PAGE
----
In some cases, your recovery progress may affect your claim before we reach a settlement. If so, we may need to arrange a second medical assessment. We’ll also contact the people in charge of your rehabilitation for opinions about how your recovery is going. Assessing how your recovery has gone so far will help our medical experts fine-tune their recommendations and make sure our evidence is as accurate as possible. For serious injuries, it can sometimes take a long time to fully understand your long-term outlook. We may have to repeat stages multiple times before we’re ready to move on.
Once we have all the evidence we need, we’re ready to work out how much compensation you could be entitled to. There’s no such thing as an average personal injury claim. The consequences of the same type of injury aren’t the same for any two people, so the compensation awarded will be different and tailored to your specific needs.
The figure we look to recover from those responsible for your illness/injury will take into account a number of factors including but not limited to the following:
- Your injuries, pain and suffering
- The cost of any medical treatments, therapies, or rehabilitation
- Travel costs to and from medical appointments relating to the accident
- Lost income if you’re out of work or can’t do the same job as before the injury/illness
- Adaptive equipment such as wheelchairs, prosthetics, or an accessible car
- Home adaptations or the cost of moving to a more accessible home
- Care costs – either covering the cost of a professional carer or compensating a family member for any time spent caring for you
- Items damaged in an accident such as your clothes, car, bike, and more.
Our calculation will take into account costs or losses that you’ve already incurred as well as those that we predict you’ll face in the future. For some of these factors, we’ll be able to use the evidence we’ve gathered in the previous stages. For others, we’ll ask you to provide evidence such as receipts, pay slips or photos.
In fatal cases the approach to compensation is different and will be explained in detail by our experts.
Once we’ve worked out how much compensation you could be entitled to, we’ll try to agree the best possible final settlement amount with the people you’re claiming against.
The defendant may suggest a settlement amount in an offer – known as a Part 36 offer – or we might make our own offer. Both sides can make multiple offers as we try to negotiate a figure that’s acceptable for everyone. Offers can be made in writing or by email or on the telephone and often have deadlines placed upon them. It’ll be up to you whether to accept an offer or not, but you’ll always have our advice and support. We’ll do all the communication and negotiation for you. If we can’t agree an offer with the defendant, we might need to resolve your claim in court. Going to court can be stressful and time-consuming so we always try to negotiate out-of-court settlements first, but sometimes it’s unavoidable. Our priority is getting the best outcome for you taking all your particular circumstances into account.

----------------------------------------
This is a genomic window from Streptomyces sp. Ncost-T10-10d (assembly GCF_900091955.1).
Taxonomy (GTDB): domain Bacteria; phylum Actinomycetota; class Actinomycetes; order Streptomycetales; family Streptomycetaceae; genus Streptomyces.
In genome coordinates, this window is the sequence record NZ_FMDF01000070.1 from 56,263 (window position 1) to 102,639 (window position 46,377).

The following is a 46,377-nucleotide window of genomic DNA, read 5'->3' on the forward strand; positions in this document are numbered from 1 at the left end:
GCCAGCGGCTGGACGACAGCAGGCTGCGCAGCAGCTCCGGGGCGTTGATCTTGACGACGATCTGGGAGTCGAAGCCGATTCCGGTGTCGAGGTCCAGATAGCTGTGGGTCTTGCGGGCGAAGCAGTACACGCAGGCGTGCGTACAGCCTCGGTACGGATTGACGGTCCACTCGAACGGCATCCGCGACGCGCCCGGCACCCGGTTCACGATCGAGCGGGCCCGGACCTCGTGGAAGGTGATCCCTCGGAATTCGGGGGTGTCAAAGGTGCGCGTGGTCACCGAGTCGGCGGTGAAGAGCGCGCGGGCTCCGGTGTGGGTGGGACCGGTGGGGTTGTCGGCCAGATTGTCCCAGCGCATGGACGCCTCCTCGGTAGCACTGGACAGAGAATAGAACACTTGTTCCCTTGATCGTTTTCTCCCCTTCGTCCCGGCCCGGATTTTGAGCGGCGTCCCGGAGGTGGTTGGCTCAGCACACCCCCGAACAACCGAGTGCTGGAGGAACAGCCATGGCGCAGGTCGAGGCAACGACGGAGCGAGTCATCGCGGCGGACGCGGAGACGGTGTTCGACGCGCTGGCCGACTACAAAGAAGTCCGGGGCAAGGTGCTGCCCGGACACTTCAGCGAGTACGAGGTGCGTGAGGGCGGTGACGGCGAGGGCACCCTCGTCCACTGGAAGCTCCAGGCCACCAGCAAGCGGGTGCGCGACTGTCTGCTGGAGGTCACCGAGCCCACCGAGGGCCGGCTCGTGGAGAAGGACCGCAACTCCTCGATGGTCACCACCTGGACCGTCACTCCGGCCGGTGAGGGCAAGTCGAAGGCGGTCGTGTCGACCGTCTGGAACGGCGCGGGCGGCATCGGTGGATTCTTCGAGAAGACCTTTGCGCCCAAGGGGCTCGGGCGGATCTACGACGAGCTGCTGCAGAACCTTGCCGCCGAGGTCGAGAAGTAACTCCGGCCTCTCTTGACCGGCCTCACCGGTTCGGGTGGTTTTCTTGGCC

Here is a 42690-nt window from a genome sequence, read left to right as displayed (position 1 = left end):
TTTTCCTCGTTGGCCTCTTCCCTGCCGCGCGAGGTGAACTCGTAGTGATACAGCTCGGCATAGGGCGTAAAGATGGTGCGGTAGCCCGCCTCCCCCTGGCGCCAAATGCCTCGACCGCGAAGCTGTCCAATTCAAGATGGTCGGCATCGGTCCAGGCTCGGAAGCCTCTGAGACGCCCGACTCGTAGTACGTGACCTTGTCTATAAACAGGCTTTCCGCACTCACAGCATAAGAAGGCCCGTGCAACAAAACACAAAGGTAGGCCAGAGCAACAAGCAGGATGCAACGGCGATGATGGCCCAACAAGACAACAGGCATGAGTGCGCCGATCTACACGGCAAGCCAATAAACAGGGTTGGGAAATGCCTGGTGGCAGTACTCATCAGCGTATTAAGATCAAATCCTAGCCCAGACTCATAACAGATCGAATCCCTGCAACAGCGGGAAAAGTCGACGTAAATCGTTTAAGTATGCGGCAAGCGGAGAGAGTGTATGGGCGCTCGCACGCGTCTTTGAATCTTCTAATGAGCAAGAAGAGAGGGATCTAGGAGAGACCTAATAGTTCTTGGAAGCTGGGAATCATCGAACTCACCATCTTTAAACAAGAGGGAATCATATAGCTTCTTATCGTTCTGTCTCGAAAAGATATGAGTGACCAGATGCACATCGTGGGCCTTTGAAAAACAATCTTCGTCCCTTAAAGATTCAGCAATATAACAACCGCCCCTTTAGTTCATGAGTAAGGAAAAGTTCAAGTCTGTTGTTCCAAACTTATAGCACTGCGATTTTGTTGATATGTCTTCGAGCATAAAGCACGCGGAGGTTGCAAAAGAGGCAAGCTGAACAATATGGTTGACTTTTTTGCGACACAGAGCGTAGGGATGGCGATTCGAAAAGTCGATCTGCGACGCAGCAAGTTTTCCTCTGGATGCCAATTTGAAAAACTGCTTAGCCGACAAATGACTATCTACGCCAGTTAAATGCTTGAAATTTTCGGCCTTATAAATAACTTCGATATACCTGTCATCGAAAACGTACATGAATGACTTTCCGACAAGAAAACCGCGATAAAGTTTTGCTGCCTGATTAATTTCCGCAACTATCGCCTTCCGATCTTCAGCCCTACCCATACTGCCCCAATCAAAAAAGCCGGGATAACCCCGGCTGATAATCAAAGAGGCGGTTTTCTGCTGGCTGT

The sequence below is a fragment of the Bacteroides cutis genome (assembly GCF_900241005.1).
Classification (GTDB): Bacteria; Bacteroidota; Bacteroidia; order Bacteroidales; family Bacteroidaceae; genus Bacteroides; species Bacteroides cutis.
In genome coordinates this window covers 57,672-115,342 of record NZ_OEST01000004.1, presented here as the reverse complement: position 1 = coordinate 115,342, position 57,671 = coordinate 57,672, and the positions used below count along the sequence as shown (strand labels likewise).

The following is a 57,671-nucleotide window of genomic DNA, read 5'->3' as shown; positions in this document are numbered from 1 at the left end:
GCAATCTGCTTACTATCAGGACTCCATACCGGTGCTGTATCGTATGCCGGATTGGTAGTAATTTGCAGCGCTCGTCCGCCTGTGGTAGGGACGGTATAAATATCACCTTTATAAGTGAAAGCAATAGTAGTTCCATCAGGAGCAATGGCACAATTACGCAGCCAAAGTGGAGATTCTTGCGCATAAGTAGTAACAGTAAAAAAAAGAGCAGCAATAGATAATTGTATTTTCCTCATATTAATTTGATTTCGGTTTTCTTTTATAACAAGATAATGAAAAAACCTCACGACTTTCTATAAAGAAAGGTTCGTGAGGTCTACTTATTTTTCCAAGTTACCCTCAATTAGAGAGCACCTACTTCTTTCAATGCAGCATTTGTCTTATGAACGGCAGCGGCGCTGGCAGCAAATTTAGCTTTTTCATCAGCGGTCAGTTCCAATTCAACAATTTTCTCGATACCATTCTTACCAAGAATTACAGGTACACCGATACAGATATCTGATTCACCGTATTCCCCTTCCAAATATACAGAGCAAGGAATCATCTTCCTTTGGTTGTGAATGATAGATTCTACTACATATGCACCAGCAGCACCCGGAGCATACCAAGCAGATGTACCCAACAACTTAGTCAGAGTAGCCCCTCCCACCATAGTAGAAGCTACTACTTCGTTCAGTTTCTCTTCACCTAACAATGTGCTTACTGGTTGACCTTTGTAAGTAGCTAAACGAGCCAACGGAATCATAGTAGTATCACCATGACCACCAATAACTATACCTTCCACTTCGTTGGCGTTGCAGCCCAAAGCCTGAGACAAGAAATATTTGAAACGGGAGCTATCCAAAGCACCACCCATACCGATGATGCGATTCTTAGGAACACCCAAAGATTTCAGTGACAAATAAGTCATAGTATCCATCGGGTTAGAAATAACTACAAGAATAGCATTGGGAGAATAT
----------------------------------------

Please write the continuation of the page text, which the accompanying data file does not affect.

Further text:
If your claim goes to trial (final court hearing), a judge will examine the evidence, listen to witnesses and experts, and decide how much compensation you should receive. You may have to attend court yourself and give evidence but this does depend on the nature of your injuries and we’ll provide lots of advice and support every step of the way.
We have decades of experience helping clients through court hearings and successfully securing compensation settlements. You’ll have our full support throughout, and we’ll explain everything so you always know what to expect. The defendants may still make offers for an out-of-court settlement once we’ve decided to resolve your claim at a final court hearing. If you accept one of these offers, the court date will usually be cancelled.
After you’ve accepted an offer or the court has made a decision at a court hearing, the final stage is to make decisions about how you’ll get your compensation payment and how to manage your finances into the future.
Usually, you’ll get your compensation as a lump sum payment once your claim ends, minus any interim payments you’ve already had and any other expenses due to be paid out to others.
To protect the money and make it last for as long as possible, we can introduce you to an independent financial advisers.
Sometimes, the Court will decide that your compensation will be paid partly in a lump sum and partly through regular instalments known as ‘periodical payments’ (annual payments) instead. This will often happen if your compensation covers long-term care costs or loss of earnings. Most of the time, the compensation will be paid directly to you or a trust in your name. In some cases, the money will be paid into a special account at Court instead. This will happen if you’re unable to manage your own financial affairs, for example because a brain injury has left you with reduced mental capacity or if you are a child. Specially appointed people will then use the money for you, in your best interests, to pay for your care and other costs.